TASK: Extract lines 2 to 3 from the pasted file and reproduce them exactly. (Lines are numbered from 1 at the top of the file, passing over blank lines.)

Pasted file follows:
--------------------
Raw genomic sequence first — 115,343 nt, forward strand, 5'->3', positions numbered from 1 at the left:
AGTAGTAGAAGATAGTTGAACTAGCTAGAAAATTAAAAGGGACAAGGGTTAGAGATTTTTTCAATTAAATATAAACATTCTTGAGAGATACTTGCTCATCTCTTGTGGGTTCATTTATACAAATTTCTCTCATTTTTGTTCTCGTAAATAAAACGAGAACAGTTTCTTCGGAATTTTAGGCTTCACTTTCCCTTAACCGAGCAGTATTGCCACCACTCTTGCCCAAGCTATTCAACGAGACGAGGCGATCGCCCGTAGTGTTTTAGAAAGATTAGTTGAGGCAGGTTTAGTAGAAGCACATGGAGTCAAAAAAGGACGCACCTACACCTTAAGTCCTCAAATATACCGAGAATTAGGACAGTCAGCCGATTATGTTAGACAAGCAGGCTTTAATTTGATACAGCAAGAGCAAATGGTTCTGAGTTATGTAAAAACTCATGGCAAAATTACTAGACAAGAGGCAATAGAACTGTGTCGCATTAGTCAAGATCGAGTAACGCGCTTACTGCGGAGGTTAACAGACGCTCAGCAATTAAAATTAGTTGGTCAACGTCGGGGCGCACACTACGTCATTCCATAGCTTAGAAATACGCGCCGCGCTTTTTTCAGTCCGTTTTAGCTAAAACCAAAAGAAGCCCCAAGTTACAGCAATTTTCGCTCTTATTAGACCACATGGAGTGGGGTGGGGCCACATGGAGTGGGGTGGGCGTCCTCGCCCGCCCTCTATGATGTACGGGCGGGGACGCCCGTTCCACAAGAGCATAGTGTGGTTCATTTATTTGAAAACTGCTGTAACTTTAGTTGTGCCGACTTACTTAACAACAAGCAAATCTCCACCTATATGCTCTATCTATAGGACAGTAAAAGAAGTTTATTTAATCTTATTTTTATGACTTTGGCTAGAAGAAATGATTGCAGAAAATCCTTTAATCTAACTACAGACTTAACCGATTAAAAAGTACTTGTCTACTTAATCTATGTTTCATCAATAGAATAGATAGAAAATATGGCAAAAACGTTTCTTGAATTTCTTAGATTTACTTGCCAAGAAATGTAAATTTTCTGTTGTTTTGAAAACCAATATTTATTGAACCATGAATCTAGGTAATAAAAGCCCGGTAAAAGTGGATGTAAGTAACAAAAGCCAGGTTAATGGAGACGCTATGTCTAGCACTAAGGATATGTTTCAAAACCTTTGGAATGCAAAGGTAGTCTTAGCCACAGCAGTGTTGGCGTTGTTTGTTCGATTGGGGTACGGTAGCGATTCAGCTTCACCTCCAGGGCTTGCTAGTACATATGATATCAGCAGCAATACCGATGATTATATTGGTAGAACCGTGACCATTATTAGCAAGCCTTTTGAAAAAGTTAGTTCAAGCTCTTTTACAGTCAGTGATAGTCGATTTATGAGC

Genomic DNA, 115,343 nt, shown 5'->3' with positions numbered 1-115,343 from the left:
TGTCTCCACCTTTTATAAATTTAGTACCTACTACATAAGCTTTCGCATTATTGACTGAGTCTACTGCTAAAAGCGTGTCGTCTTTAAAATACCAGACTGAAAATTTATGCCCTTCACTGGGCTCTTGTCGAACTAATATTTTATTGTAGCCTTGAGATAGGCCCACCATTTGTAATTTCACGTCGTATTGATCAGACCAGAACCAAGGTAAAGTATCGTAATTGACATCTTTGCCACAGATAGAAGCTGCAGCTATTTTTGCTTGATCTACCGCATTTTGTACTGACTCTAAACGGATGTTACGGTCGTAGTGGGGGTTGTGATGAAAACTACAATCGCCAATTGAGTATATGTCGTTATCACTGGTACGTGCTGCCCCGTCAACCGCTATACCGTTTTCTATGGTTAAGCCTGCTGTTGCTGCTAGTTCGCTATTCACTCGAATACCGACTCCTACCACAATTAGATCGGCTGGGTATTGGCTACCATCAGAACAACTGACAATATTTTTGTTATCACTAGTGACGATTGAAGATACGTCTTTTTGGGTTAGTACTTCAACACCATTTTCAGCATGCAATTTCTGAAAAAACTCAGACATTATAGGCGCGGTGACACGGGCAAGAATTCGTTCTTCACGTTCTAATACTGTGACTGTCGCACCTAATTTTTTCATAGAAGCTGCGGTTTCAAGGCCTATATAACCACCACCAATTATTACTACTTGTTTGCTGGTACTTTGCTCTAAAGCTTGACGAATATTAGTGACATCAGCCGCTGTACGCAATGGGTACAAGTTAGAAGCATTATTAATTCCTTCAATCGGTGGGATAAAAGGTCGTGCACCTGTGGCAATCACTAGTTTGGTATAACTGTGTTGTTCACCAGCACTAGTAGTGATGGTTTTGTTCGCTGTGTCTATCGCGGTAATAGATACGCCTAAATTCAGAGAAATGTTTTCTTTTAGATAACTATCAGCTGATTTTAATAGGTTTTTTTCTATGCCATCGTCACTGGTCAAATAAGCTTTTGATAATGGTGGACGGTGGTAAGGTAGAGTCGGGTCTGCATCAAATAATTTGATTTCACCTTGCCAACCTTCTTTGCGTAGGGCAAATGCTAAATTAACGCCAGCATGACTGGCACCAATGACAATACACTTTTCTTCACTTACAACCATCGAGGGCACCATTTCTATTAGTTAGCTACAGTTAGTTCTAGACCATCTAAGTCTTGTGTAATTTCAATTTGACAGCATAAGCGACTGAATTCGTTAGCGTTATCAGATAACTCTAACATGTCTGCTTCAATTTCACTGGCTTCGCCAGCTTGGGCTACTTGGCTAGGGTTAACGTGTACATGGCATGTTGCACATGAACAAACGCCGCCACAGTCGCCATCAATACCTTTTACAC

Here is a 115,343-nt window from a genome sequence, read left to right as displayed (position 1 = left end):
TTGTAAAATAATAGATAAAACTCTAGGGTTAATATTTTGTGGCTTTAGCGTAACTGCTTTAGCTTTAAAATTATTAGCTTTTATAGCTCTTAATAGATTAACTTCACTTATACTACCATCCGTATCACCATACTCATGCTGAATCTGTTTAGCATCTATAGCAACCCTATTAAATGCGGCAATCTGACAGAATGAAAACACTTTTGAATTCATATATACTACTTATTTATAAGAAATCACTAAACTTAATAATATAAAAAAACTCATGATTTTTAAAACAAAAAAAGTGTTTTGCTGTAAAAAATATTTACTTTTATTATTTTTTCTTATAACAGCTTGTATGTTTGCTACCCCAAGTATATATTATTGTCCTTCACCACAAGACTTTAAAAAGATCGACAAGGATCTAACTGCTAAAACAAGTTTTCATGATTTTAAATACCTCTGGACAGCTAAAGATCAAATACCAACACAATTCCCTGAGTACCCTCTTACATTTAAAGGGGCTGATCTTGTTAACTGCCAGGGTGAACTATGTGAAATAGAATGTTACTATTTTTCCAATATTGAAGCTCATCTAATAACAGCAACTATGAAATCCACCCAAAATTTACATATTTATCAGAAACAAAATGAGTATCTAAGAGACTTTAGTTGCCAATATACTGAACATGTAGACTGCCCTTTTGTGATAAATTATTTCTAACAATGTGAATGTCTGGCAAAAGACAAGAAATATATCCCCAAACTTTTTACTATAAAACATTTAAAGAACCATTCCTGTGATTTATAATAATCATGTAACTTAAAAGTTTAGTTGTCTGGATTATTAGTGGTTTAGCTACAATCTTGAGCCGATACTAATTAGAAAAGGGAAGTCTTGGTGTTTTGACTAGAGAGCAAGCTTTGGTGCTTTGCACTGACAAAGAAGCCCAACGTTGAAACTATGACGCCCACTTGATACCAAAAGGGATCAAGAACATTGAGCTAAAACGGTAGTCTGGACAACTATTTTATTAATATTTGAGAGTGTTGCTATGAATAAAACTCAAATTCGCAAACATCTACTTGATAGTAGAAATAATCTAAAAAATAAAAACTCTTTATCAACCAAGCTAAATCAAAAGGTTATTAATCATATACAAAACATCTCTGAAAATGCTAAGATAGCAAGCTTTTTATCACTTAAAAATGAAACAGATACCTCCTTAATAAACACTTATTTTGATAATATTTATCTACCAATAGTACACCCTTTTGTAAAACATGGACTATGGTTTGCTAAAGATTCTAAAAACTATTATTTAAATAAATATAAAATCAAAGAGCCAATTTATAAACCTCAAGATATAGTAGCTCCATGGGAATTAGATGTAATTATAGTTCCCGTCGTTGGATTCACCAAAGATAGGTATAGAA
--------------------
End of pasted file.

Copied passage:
AGTAGTAGAAGATAGTTGAACTAGCTAGAAAATTAAAAGGGACAAGGGTTAGAGATTTTTTCAATTAAATATAAACATTCTTGAGAGATACTTGCTCATCTCTTGTGGGTTCATTTATACAAATTTCTCTCATTTTTGTTCTCGTAAATAAAACGAGAACAGTTTCTTCGGAATTTTAGGCTTCACTTTCCCTTAACCGAGCAGTATTGCCACCACTCTTGCCCAAGCTATTCAACGAGACGAGGCGATCGCCCGTAGTGTTTTAGAAAGATTAGTTGAGGCAGGTTTAGTAGAAGCACATGGAGTCAAAAAAGGACGCACCTACACCTTAAGTCCTCAAATATACCGAGAATTAGGACAGTCAGCCGATTATGTTAGACAAGCAGGCTTTAATTTGATACAGCAAGAGCAAATGGTTCTGAGTTATGTAAAAACTCATGGCAAAATTACTAGACAAGAGGCAATAGAACTGTGTCGCATTAGTCAAGATCGAGTAACGCGCTTACTGCGGAGGTTAACAGACGCTCAGCAATTAAAATTAGTTGGTCAACGTCGGGGCGCACACTACGTCATTCCATAGCTTAGAAATACGCGCCGCGCTTTTTTCAGTCCGTTTTAGCTAAAACCAAAAGAAGCCCCAAGTTACAGCAATTTTCGCTCTTATTAGACCACATGGAGTGGGGTGGGGCCACATGGAGTGGGGTGGGCGTCCTCGCCCGCCCTCTATGATGTACGGGCGGGGACGCCCGTTCCACAAGAGCATAGTGTGGTTCATTTATTTGAAAACTGCTGTAACTTTAGTTGTGCCGACTTACTTAACAACAAGCAAATCTCCACCTATATGCTCTATCTATAGGACAGTAAAAGAAGTTTATTTAATCTTATTTTTATGACTTTGGCTAGAAGAAATGATTGCAGAAAATCCTTTAATCTAACTACAGACTTAACCGATTAAAAAGTACTTGTCTACTTAATCTATGTTTCATCAATAGAATAGATAGAAAATATGGCAAAAACGTTTCTTGAATTTCTTAGATTTACTTGCCAAGAAATGTAAATTTTCTGTTGTTTTGAAAACCAATATTTATTGAACCATGAATCTAGGTAATAAAAGCCCGGTAAAAGTGGATGTAAGTAACAAAAGCCAGGTTAATGGAGACGCTATGTCTAGCACTAAGGATATGTTTCAAAACCTTTGGAATGCAAAGGTAGTCTTAGCCACAGCAGTGTTGGCGTTGTTTGTTCGATTGGGGTACGGTAGCGATTCAGCTTCACCTCCAGGGCTTGCTAGTACATATGATATCAGCAGCAATACCGATGATTATATTGGTAGAACCGTGACCATTATTAGCAAGCCTTTTGAAAAAGTTAGTTCAAGCTCTTTTACAGTCAGTGATAGTCGATTTATGAGC

Genomic DNA, 115,343 nt, shown 5'->3' with positions numbered 1-115,343 from the left: